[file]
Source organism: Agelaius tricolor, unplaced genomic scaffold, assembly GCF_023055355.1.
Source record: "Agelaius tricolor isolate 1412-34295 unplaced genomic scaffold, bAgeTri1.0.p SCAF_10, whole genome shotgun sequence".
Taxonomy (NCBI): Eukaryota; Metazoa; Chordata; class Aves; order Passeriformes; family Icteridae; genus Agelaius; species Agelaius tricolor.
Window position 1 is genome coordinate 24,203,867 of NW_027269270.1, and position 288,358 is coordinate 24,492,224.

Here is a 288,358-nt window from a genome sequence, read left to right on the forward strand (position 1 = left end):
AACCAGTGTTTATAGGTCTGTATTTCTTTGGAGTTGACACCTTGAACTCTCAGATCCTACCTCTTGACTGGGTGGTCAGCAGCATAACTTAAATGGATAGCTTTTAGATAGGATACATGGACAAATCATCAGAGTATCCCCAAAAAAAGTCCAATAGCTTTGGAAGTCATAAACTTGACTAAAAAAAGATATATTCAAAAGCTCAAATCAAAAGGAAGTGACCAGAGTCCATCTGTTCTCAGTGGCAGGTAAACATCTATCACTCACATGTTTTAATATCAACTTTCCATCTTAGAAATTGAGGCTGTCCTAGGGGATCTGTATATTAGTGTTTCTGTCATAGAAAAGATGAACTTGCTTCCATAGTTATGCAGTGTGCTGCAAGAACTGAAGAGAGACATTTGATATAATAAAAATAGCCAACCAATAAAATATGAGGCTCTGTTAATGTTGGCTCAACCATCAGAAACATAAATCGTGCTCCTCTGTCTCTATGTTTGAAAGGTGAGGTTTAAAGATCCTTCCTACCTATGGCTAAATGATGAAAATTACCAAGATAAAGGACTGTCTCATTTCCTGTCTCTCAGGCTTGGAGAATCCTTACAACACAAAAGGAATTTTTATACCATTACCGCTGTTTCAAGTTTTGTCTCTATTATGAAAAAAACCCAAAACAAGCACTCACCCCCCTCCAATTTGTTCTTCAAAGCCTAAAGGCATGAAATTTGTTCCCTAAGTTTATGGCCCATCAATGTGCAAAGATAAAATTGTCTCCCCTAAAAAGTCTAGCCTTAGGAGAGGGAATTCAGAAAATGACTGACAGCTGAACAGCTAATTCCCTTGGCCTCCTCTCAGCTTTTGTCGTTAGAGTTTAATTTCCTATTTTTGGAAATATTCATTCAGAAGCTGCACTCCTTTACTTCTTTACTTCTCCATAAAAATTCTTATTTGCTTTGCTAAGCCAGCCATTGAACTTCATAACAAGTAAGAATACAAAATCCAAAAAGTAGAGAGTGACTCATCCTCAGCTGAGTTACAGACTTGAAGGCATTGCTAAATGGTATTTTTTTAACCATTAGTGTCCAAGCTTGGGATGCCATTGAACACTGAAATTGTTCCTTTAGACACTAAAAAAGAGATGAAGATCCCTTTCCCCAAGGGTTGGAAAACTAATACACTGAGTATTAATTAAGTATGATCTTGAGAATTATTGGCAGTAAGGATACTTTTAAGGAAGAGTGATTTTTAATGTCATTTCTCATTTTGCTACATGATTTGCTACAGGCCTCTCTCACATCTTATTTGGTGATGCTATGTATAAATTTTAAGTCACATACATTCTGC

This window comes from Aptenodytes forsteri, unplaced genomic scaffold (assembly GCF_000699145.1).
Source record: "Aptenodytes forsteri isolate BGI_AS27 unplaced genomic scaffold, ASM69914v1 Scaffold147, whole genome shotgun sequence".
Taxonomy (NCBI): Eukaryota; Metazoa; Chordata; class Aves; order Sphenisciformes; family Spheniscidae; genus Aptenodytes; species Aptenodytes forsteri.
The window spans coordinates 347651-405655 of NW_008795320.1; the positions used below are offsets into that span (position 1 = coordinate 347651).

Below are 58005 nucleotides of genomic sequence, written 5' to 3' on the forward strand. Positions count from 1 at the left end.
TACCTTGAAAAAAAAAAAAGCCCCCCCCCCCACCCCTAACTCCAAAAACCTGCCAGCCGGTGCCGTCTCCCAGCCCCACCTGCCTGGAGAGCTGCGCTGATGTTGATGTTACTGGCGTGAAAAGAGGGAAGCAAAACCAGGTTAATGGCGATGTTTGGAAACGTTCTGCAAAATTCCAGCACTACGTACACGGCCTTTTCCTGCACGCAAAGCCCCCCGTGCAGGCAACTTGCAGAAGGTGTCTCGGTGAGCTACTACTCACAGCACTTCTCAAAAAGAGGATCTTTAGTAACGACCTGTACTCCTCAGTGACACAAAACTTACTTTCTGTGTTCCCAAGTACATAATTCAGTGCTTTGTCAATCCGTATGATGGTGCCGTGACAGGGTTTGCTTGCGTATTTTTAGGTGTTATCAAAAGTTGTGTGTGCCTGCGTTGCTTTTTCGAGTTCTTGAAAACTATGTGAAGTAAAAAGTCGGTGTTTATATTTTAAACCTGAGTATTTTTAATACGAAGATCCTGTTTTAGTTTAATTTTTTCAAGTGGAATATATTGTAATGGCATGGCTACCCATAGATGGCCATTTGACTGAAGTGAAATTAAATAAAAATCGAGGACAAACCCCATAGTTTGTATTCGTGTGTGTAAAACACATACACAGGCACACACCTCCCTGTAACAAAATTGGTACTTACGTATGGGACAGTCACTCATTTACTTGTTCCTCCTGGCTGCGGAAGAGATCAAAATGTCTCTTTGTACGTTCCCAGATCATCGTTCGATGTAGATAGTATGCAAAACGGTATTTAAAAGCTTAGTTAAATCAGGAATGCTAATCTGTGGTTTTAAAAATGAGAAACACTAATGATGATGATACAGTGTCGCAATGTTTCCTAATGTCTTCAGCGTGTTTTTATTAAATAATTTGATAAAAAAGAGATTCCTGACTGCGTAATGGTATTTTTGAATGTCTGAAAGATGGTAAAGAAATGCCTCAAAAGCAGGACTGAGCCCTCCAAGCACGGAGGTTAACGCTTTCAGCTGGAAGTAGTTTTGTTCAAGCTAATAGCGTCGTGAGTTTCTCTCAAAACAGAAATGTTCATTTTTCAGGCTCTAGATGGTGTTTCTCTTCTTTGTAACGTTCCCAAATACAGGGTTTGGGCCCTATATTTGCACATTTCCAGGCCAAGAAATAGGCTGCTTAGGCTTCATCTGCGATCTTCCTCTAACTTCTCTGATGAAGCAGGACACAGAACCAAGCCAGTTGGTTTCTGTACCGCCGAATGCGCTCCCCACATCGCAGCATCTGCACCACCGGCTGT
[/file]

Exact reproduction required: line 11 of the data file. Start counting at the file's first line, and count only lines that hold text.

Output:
Below are 58005 nucleotides of genomic sequence, written 5' to 3' on the forward strand. Positions count from 1 at the left end.